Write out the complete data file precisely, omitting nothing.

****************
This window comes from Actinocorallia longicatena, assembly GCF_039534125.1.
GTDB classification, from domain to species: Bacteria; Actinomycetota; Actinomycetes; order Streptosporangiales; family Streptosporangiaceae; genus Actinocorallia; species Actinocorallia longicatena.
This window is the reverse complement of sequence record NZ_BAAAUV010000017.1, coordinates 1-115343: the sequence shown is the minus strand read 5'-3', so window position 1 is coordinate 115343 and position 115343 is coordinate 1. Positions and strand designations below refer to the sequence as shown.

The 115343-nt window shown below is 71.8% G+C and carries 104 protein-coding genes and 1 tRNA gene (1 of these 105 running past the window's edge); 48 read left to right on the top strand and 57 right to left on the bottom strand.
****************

This window comes from Actinocorallia longicatena, assembly GCF_039534125.1.
GTDB classification, from domain to species: Bacteria; Actinomycetota; Actinomycetes; order Streptosporangiales; family Streptosporangiaceae; genus Actinocorallia; species Actinocorallia longicatena.
This window is the reverse complement of sequence record NZ_BAAAUV010000017.1, coordinates 1-115343: the sequence shown is the minus strand read 5'-3', so window position 1 is coordinate 115343 and position 115343 is coordinate 1. Positions and strand designations below refer to the sequence as shown.

The 115343-nt window shown below is 71.8% G+C and carries 104 protein-coding genes and 1 tRNA gene (1 of these 105 running past the window's edge); 48 read left to right on the top strand and 57 right to left on the bottom strand.